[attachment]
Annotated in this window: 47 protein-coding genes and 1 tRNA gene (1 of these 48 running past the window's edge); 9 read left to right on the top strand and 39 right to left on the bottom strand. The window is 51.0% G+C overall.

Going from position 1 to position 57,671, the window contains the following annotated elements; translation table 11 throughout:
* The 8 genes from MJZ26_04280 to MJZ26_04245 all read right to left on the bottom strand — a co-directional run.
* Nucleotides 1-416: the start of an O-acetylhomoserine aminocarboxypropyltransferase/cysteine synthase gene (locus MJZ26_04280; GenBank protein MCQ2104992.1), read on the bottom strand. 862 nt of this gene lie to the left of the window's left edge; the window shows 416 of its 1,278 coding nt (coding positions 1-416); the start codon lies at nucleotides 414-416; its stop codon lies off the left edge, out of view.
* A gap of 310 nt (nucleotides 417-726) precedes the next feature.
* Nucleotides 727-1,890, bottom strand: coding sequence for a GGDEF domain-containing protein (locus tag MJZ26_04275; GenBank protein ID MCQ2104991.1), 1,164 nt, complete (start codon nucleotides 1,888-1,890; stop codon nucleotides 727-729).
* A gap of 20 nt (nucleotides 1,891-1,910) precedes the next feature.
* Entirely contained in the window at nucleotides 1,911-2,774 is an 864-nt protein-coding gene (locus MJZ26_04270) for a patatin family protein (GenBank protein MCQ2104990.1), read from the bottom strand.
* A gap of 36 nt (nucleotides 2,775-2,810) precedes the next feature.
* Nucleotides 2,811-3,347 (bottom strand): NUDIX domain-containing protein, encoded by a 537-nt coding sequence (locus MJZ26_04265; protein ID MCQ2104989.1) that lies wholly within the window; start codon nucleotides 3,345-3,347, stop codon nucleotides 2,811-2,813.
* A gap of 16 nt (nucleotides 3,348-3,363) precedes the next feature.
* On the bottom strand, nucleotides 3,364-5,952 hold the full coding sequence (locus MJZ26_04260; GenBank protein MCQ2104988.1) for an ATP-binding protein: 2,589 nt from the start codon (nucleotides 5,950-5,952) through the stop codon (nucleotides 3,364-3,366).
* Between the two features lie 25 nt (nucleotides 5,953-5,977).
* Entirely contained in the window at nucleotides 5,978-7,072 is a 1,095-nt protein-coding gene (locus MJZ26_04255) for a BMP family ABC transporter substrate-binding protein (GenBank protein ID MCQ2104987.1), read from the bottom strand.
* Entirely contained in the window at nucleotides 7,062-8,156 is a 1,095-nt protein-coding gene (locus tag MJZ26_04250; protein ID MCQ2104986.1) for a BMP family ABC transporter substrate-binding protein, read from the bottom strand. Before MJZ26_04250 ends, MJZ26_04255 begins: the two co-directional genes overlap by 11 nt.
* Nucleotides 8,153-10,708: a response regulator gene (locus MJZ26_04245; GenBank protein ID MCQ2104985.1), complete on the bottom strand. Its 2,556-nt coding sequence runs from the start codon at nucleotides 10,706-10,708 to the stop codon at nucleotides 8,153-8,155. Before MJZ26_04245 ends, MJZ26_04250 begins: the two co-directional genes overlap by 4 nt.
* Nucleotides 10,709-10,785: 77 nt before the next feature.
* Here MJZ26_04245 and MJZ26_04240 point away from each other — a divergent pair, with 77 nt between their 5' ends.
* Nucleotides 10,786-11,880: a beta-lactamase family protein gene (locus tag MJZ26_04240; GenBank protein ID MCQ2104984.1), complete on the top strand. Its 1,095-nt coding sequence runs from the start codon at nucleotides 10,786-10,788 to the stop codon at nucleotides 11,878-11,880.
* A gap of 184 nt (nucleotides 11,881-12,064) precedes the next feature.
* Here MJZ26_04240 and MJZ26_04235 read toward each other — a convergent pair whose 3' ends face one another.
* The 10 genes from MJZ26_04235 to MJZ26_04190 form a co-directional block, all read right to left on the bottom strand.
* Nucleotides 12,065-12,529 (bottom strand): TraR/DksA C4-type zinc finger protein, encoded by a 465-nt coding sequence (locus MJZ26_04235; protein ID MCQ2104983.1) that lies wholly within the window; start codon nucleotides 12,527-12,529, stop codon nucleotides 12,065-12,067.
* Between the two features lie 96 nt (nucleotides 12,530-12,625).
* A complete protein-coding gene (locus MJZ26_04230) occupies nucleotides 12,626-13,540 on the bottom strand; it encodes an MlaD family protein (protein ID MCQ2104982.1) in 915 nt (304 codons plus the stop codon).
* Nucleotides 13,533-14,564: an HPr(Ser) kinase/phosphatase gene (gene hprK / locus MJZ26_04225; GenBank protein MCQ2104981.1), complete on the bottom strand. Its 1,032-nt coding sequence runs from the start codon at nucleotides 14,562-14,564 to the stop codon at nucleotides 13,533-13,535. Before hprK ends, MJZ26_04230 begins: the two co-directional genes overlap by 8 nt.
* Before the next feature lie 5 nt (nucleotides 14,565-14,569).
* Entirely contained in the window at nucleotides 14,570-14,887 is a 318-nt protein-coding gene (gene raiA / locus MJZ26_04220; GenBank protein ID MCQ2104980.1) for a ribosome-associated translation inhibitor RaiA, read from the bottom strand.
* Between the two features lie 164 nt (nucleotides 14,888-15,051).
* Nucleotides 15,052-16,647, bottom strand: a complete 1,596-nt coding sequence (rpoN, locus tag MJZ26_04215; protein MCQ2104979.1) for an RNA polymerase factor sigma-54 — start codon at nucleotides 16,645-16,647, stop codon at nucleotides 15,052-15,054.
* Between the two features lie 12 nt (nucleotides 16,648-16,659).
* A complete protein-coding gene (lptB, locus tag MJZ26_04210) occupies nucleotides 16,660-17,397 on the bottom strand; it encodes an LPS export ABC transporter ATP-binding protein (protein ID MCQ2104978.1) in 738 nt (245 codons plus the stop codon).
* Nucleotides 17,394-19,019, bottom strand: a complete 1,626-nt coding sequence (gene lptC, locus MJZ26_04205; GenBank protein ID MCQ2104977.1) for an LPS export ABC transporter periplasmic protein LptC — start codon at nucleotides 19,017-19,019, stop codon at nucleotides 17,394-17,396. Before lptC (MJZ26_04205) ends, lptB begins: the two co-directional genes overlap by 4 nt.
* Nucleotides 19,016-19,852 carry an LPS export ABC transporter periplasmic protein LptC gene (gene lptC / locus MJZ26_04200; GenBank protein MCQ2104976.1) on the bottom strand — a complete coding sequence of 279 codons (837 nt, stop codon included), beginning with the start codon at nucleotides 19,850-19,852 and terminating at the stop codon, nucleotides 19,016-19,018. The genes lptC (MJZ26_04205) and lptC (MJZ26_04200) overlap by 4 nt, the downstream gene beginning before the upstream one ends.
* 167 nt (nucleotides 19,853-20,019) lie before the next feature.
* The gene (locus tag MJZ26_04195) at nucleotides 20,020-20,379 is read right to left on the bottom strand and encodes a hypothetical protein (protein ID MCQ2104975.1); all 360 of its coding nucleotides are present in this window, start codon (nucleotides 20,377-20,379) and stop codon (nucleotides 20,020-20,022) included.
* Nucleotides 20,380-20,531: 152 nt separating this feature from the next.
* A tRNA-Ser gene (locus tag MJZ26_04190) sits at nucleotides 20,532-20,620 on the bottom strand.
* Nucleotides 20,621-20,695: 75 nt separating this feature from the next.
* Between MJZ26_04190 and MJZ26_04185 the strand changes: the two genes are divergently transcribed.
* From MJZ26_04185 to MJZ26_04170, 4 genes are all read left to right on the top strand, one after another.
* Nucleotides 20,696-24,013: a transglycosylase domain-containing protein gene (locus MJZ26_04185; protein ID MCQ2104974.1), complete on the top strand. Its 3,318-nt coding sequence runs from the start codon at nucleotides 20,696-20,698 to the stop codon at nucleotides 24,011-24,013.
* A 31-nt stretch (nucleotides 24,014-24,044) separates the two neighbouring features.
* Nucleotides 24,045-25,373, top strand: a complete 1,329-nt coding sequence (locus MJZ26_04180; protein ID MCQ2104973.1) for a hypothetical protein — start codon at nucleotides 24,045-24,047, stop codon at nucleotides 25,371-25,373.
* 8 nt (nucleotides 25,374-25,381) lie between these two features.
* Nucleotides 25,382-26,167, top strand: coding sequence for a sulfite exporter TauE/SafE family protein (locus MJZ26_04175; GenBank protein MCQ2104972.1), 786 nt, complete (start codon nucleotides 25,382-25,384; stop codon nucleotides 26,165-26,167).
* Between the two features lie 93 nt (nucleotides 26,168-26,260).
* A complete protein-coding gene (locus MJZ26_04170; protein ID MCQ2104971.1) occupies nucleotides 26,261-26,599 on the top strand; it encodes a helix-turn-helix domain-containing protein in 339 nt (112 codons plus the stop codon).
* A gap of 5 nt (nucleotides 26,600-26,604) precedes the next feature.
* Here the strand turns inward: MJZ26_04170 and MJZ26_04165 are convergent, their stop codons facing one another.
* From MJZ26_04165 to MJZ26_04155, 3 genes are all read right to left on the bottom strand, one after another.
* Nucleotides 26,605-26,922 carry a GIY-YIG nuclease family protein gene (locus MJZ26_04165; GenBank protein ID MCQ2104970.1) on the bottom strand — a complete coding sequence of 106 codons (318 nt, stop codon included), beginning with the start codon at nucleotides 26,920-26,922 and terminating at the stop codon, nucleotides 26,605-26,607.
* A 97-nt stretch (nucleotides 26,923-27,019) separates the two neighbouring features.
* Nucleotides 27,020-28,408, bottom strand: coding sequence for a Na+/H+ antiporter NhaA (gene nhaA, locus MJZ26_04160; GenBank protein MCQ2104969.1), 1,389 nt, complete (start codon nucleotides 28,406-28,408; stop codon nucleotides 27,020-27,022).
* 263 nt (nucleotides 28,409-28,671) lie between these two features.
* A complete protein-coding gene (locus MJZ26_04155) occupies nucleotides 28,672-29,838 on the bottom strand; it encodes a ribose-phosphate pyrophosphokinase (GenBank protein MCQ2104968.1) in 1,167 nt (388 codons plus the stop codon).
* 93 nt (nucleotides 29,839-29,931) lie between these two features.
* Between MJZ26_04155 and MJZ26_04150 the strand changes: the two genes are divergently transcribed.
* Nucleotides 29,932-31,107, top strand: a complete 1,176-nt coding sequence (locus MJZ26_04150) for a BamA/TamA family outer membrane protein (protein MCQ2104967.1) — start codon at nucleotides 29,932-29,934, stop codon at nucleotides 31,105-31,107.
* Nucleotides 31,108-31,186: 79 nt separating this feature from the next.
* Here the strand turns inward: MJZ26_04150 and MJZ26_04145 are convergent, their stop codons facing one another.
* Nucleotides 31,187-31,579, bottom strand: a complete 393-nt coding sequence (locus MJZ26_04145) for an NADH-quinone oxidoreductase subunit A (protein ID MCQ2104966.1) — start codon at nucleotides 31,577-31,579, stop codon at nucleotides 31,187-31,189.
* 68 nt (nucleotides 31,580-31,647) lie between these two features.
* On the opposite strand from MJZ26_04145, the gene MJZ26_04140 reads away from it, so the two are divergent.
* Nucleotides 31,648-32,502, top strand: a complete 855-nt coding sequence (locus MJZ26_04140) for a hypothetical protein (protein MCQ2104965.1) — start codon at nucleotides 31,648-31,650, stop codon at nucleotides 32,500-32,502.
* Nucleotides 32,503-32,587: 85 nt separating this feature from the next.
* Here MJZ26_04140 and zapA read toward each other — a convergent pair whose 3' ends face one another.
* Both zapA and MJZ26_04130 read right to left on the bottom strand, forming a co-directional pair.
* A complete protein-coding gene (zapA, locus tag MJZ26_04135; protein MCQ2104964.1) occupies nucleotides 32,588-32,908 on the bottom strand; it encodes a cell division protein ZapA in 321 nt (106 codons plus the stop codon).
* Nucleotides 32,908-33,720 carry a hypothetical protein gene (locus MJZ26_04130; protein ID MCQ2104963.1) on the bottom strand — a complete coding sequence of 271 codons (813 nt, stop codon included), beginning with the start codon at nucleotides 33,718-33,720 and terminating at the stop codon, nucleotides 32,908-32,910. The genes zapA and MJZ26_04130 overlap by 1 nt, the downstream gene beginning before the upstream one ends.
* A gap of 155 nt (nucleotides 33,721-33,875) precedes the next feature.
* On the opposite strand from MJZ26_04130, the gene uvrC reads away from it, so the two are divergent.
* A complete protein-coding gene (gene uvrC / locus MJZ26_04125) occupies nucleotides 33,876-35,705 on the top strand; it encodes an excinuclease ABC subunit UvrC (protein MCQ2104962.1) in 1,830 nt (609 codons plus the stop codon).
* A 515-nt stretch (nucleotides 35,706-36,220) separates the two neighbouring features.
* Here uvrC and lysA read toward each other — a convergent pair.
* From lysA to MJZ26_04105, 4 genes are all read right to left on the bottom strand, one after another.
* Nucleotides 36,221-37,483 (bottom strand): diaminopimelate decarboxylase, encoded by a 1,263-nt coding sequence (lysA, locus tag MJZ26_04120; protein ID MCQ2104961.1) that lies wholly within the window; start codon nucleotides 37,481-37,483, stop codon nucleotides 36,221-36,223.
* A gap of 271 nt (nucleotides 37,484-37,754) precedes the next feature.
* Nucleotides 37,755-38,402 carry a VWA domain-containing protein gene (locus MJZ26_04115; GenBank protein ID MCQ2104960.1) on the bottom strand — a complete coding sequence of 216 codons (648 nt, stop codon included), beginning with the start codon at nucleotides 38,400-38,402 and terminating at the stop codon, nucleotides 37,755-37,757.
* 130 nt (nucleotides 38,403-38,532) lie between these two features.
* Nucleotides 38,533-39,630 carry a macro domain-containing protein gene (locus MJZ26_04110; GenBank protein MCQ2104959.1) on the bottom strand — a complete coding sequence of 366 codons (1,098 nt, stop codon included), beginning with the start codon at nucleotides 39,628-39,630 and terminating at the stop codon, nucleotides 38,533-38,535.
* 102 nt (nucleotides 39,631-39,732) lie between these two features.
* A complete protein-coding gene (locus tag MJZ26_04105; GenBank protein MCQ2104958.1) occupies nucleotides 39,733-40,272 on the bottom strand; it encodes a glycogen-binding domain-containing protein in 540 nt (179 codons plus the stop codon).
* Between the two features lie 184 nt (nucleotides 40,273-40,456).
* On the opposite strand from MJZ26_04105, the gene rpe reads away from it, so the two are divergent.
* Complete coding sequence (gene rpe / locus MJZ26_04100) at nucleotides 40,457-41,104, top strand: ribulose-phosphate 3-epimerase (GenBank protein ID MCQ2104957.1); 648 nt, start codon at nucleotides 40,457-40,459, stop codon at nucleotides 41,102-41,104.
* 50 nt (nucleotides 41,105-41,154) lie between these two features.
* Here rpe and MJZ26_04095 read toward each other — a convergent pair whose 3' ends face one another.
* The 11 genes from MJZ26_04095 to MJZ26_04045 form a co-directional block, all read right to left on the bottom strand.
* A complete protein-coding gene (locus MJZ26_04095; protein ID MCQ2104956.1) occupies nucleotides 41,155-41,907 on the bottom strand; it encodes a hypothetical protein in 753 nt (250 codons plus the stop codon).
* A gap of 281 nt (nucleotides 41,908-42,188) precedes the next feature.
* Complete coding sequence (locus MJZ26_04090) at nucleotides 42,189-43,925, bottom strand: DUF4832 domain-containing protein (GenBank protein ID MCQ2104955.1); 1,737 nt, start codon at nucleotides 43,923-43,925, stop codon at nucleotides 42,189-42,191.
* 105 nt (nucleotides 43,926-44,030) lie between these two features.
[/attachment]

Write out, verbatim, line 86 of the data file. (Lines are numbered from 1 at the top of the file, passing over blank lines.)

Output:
* Complete coding sequence (gene rpe / locus MJZ26_04100) at nucleotides 40,457-41,104, top strand: ribulose-phosphate 3-epimerase (GenBank protein ID MCQ2104957.1); 648 nt, start codon at nucleotides 40,457-40,459, stop codon at nucleotides 41,102-41,104.